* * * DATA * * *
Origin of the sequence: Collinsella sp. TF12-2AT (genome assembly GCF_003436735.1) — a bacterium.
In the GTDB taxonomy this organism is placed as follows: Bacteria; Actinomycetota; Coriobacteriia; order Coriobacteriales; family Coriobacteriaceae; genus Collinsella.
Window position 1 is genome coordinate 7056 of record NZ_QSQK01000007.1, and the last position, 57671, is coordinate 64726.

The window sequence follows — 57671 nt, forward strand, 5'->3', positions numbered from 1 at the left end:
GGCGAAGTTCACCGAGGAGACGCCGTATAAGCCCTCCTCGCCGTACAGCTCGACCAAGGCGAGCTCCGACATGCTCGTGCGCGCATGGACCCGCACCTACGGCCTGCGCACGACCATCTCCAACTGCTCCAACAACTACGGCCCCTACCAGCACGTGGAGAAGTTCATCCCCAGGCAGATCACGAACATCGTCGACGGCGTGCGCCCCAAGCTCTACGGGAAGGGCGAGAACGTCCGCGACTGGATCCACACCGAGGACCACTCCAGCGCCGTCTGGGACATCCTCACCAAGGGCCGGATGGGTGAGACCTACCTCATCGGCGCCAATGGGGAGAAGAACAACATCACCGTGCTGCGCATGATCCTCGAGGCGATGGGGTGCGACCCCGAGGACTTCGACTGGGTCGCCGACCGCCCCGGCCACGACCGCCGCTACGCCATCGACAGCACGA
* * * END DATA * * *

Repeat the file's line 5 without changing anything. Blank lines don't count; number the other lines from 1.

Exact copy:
GGCGAAGTTCACCGAGGAGACGCCGTATAAGCCCTCCTCGCCGTACAGCTCGACCAAGGCGAGCTCCGACATGCTCGTGCGCGCATGGACCCGCACCTACGGCCTGCGCACGACCATCTCCAACTGCTCCAACAACTACGGCCCCTACCAGCACGTGGAGAAGTTCATCCCCAGGCAGATCACGAACATCGTCGACGGCGTGCGCCCCAAGCTCTACGGGAAGGGCGAGAACGTCCGCGACTGGATCCACACCGAGGACCACTCCAGCGCCGTCTGGGACATCCTCACCAAGGGCCGGATGGGTGAGACCTACCTCATCGGCGCCAATGGGGAGAAGAACAACATCACCGTGCTGCGCATGATCCTCGAGGCGATGGGGTGCGACCCCGAGGACTTCGACTGGGTCGCCGACCGCCCCGGCCACGACCGCCGCTACGCCATCGACAGCACGA